You still have family members in Egypt. When did you last see them, and what were your thoughts about life there during your visit?
In August 2001 I visited my birthplace. I was stunned to see how radical Islam had taken over. The level of anger and hate speech was alarming. I saw extreme poverty, pollution, hazardous material and garbage along the Nile. There was high unemployment, inflation and widespread corruption. But when I read the Arab media, all I saw was the bashing of Israel and America. Citizens were unaware of Muslim-against-Muslim atrocities in Iraq, Algeria, Sudan and so forth. I was happy to return to the US on the evening of September 10, 2001.
So the next morning…?
The next morning, when I saw the second plane hit the Twin Towers, I thought, 'Jihad has come to America.' Muhammad Atta was from Cairo, the same city I came from.
I called several friends in Cairo that day, but they were all in denial and asked me, "How dare you say that Arabs did this? Don't you know this is a Jewish conspiracy?"
Were the people you talked to affiliated with radical Islam?
No, these were not radicals, but ordinary Egyptians, who are otherwise very nice people. I hung up and felt alone and disconnected from my culture of origin. Once again, my people are accusing the Jews of something we know very well that we Arabs have done... I started speaking after 9/11 out of respect for the 3,000 fellow Americans who died that day. I also spoke out of empathy for Israel - a country that deserves our respect and not our hatred. And today I speak out of love for my culture of origin, which is in desperate need of reformation. Arab terrorism is destroying the moral fabric and goodness in Arab culture.
You have written about the role envy plays in the Muslim world, describing it as a root of anti-American and anti-Israel thinking. Can you explain what you mean?
As Muslims we fear the evil eye of others. We call it hasad, which means envy. Unlike Christian teaching, which regards envy as a sin of the person who envies, in Islam envy is viewed as a curse brought upon one person by the evil eye of another. As a result we often see Muslims hide good news or keep their distance. Even giving a compliment is dangerous; it could be taken as a curse. The end result is a population that is extremely distrustful of one another...
Islamists are blinded by envy and can't understand Israel's success. They say it must be due to conspiracy and not merit... They have forgotten that Jewish success is due to a culture that promotes excellence and is blessed with self-discipline, education, dedication and a drive to leave this world a better place. There is no conspiracy there! If Arabs want to compete with Jews, let them do it in the realm of innovation and education, and not by terrorizing and eliminating the opposition. Arab mistakes are blamed on Israel, the West, past injustice or colonialism. Looking at a map of Israel in relationship to the Arab world tells us that Arabs don't need land; they need tolerance. There is no shortage of land. There is a shortage of freedom.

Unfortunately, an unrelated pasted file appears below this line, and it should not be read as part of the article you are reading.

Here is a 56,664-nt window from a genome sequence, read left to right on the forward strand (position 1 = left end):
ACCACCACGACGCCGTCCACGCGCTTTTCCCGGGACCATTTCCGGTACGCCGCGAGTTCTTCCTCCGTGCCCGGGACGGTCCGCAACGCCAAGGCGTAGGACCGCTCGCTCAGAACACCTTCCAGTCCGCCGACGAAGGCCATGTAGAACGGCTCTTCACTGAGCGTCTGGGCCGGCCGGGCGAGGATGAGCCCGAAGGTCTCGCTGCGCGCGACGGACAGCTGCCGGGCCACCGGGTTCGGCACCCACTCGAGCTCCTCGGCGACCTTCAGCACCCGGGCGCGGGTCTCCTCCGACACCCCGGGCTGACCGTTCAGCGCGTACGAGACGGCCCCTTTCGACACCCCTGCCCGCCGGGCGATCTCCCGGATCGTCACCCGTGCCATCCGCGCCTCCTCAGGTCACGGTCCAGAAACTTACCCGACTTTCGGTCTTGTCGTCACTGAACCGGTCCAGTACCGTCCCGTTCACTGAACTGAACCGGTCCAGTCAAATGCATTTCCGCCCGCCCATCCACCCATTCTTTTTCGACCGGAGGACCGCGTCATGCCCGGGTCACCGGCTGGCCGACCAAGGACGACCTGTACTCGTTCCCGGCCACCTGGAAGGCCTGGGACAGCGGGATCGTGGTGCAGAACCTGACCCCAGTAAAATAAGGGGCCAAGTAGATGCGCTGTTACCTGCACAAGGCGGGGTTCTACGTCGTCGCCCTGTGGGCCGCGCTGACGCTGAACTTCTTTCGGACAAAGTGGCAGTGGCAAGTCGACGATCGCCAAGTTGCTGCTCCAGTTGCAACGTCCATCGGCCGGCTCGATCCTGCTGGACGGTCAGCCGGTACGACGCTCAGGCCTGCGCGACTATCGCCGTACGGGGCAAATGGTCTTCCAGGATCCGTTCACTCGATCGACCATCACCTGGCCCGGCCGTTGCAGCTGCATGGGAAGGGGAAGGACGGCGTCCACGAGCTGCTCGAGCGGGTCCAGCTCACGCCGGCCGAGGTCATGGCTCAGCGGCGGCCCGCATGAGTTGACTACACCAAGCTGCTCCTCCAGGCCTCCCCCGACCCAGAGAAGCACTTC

Exactly how do Muslim preachers stir up envy and hatred against non-Muslims?
Non-Muslims are not just cursed, but are often described as nagas, Arabic for "filth." The Times of London reported that Muslim students in Britain are being taught to despise non-Muslims as filth. That is why many Arabs believe that the existence of non-Muslims on Muslim land is a desecration... That is why America's defense of the Muslims against the Serbs, the Afghani Muslims against the Soviet Union, feeding Somali Muslims starved by their own leadership, received no credit in the Muslim world. In fact, the results are just the opposite; the more we try to help stabilize the region, the more we are despised. Muslims do not want to be rescued by infidels. This is a proud culture that is easily shamed by feelings of dependency on non-Muslims.
Besides your book, explain the other work you are doing.
In February 2004, I started an organization called Arabs for Israel. Some criticized the name, claiming it implied a lack of support for Arabs. But to support Israel doesn't mean being anti-Arab. I love my people, but for peace to happen, we need a big leap, a new attitude; forgiveness and compassion. We Arabs need to ask "What can we do?" and not focus on what Israel must do to build trust, respect and peace... Improving living conditions for Arabs is not Israel's responsibility, it is the Arabs' responsibility. And Arab kids don't need hatred, they need hope. They don't need jihad, they need jobs.
What are your fears for Israel?
My greatest fear for Israel is that it will lose the will to fight. Its founders are dying off, and now the same liberalism that is making the West weak is here too. I'm afraid Israel will give away too much, and the country will become too small to defend. Because the more you give, the more the Arabs want; it's part of the Arab culture. My Arab people are beautiful people, and I pray to God that they will find forgiveness in their hearts.